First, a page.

Is there really such a thing as Caffeine Intoxication?
Caffeine is a natural stimulant, found in tea, coffee, energy drinks, chocolate and other kinds of supplements. Considering that 75% of Australians consume at least one cup of coffee each day, it is not surprising that caffeine is considered the most widely used psychoactive substance in the world. Thus, Caffeine Intoxication is a realy thing. The Australian Bureau of Statistics classifies caffeine under the group ‘psychostimulants with abuse potential’. This group includes other drugs, such as amphetamine, ecstasy, MDA, MDMA, Speed, Methamphetamine and Ice.
The power of caffeine, is only realised when we try to give it up. At this point, we recognise that it is not only a convenient and easy way to boost our energy, but an integral part of our social life. When we are at the airport waiting for a flight, we grab a coffee. When we meet up with a friend, we sit down to have coffee. Additionally, when young people socialise they often drink an energy drink mixed with alcohol. In fact, American research indicates that a third of teenagers (12-17yrs) drink energy drinks regularly, and men between 18-34 years are the most frequent consumers of energy drinks.
With such increased accessibility and popularity of caffeinated beverages and supplements, there has been a surge of emergency department visits in developed countries, particularly among young people for caffeine intoxication. This is due to what is referred to as caffeine intoxication. Between 2007 and 2011, such hospital visits have doubled in number.
So what is caffeine intoxication and what happens when a person is affected?
According to the DSM-V-TR (APA, 2022), the following criteria must occur.
A. Recently consumed caffeine in excess of 250mg. To give you a bit of an idea about how much that is, please see the table below that shows you how much caffeine is in your most common caffeinated beverages.
B. Five or more of the following symptoms will develop shortly after caffeine use:
Restlessness, nervousness, excitement, insomnia, flushed face, diuresis (excess urination), digestive issues, muscle twitching, rambling flow of thoughts and speech, rapid heart rate, periods of inexhaustibility and psychomotor agitation.
C. The above symptoms cause significant distress or impairment in social, occupational or other important areas of functioning
D. These symptoms are not attributable to another medical condition or mental disorder
It is difficult to accurately estimate the number of people that experience caffeine intoxication, but it is thought to be about 7% in the United States. However, the data shows that it appears to be more common among the following individuals:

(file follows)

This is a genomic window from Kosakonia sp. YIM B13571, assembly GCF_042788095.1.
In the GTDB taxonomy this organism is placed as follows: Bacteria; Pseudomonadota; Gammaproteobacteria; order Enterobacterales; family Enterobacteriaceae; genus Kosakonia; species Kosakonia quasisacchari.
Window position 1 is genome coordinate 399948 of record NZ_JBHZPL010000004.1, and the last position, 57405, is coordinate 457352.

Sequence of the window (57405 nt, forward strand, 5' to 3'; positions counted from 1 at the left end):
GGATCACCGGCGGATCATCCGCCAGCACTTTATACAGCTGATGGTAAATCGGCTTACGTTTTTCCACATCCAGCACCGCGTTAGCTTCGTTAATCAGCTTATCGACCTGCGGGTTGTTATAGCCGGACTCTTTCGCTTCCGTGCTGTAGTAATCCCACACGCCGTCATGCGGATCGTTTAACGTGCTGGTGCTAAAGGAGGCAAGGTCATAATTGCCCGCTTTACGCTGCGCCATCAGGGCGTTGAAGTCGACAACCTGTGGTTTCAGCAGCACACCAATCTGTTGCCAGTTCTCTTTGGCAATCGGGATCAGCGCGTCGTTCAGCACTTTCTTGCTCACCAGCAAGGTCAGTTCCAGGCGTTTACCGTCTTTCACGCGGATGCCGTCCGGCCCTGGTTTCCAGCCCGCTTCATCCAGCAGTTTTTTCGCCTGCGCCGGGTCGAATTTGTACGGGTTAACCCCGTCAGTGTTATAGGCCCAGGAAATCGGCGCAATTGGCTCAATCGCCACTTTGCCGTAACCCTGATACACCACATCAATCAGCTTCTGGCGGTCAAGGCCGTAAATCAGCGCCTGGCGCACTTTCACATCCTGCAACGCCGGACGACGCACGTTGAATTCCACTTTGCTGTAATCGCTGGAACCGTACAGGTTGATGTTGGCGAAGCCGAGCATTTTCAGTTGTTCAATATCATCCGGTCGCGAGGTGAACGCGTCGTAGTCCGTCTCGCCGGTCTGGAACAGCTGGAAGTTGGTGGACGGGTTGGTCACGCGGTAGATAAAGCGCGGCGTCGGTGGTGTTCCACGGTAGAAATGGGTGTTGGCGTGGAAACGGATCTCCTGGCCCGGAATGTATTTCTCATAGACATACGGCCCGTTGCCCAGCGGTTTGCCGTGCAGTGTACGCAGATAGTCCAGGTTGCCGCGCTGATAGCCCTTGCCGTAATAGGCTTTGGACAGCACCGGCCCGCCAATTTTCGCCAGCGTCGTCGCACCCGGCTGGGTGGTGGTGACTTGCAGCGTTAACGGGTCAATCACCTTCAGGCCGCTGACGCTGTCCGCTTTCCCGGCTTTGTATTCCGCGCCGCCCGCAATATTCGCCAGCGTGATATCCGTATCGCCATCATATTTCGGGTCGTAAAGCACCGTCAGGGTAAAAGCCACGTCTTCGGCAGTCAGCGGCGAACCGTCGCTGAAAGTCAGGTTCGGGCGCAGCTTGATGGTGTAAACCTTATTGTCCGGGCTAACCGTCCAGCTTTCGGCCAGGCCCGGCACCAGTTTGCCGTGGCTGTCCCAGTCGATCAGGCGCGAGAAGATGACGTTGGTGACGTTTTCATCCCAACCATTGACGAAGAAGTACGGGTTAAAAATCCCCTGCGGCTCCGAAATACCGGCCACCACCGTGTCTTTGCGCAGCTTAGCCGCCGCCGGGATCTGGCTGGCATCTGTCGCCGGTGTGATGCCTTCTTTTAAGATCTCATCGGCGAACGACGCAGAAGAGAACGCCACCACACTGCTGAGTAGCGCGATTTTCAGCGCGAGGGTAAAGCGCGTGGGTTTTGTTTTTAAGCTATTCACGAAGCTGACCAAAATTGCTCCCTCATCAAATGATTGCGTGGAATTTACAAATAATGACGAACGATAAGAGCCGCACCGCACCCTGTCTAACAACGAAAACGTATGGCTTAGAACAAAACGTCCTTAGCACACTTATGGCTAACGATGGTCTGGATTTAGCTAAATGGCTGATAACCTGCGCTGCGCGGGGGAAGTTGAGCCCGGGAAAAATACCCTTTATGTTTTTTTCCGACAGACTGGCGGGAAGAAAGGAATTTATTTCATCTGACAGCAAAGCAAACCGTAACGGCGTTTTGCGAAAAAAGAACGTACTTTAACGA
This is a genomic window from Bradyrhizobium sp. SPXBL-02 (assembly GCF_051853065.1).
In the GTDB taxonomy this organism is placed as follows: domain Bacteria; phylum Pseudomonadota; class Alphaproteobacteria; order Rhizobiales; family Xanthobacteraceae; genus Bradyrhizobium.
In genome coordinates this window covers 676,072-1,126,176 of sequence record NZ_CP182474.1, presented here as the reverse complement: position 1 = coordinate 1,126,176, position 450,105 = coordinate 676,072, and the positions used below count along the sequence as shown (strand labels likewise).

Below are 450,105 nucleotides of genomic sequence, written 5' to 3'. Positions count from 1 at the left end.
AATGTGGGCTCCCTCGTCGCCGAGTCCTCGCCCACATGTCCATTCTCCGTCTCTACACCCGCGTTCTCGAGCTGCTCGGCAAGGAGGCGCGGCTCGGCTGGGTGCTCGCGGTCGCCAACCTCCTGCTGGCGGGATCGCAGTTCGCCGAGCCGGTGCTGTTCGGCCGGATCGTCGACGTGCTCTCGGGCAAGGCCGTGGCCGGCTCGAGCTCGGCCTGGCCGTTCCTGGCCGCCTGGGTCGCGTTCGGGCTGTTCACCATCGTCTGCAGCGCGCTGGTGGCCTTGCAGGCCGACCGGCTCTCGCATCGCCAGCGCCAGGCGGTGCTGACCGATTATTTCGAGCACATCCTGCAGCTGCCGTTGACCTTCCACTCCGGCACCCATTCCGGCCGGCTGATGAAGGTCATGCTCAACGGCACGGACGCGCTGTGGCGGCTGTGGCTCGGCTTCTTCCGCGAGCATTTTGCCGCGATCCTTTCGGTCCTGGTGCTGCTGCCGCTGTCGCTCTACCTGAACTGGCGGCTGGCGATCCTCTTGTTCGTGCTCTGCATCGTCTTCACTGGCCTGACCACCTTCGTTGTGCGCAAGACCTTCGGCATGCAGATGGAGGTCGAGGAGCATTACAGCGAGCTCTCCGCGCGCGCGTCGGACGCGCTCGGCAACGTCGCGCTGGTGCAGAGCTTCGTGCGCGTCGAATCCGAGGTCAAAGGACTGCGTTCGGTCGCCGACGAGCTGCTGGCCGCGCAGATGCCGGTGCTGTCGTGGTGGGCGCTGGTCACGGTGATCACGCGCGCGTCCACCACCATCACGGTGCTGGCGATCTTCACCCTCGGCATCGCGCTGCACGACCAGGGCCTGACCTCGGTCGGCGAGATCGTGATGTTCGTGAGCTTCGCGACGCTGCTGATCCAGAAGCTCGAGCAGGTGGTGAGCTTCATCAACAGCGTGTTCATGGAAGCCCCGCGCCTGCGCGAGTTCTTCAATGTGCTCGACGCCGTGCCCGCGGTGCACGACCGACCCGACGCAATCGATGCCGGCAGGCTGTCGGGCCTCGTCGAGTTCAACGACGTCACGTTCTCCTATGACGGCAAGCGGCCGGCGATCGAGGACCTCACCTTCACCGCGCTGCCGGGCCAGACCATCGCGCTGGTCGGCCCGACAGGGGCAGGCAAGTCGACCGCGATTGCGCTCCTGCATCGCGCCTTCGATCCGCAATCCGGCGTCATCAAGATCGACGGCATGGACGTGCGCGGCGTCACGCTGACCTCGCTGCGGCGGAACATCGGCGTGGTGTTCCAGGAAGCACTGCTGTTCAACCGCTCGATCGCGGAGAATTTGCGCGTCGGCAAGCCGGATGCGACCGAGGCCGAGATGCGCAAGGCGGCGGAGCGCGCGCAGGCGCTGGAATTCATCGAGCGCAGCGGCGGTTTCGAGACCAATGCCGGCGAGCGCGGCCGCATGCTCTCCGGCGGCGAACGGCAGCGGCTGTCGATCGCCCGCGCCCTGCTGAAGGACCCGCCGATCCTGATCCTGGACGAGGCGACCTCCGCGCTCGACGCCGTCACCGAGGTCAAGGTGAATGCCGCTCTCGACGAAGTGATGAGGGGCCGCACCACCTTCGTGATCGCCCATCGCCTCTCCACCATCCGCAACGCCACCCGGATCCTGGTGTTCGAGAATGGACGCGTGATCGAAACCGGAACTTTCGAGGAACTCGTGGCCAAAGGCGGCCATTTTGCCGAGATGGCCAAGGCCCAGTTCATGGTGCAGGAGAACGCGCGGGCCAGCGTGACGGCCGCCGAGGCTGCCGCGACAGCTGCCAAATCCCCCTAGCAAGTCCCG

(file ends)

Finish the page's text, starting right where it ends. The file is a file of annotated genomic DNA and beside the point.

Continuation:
- who are less frequent users of caffeine
- or have recently increased their caffeine intake substantially
- or using oral contraceptives. Such medications decrease the elimination of caffeine from the body, and thus increase the likelihood of intoxication.
How can a Psychologist help – if someone experienced caffeine intoxication?
Recognising a bad habit is definitely a good step towards the right direction. However, if recognition was the key to beat unwanted habits, we would all be super healthy, never thinking of junk food ever again.
- Firstly, know your enemy: Caffeine is an addictive substance. In addition to the social and psychological coping tool it becomes, the body can also form a physical addiction to it, making it even harder to give it up.
- Secondly, caffeine will trigger an increased cortisol secretion in the body. There are variations among individuals in how they respond to caffeine. Thus how much cortisol will be released into the bloodstream will vary. However, for some people, it can lead to a significant stress response and potentially caffeine-induced anxiety. The good news is, psychologists are all trained to help you with anxiety.
- Thirdly, habits are difficult to change. Assistance from a psychologist can make a difference to help you develop the right skills. For example, a CBT framework can be powerful to go beyond recognising and wanting to change a habit. A psychologist will assist to develop better habits and find the motivation to steer clear of caffeine intoxication.
Co-Author: Sharyn Jones, B Psych (Hons).
Sharyn Jones is a Brisbane psychologist with 10 years of experience working with adults, adolescents, children and their parents. Using a combination of cognitive behavioural and solution focused therapies, she aims to facilitate positive changes in client’s lives so that they can achieve and obtain their desired goals.
To make an appointment with Sharyn try Online Booking. Alternatively, you can call Vision Psychology Brisbane on (07) 3088 5422.
Co-Author: Katalin Mezei, BA (Hons) Psych & Crim, G. Dip Psych, MSc Health Psych
Katalin Mezei is a Provisional Psychologist now based in Brisbane, having completed my undergraduate and Master’s training in the United Kingdom. My aim is to help people identify my clients’ core values and help them live according to them.
To make an appointment with Katalin please call Vision Psychology Brisbane on (07) 3088 5422 or M1 Psychology Loganholme on (07) 3067 9129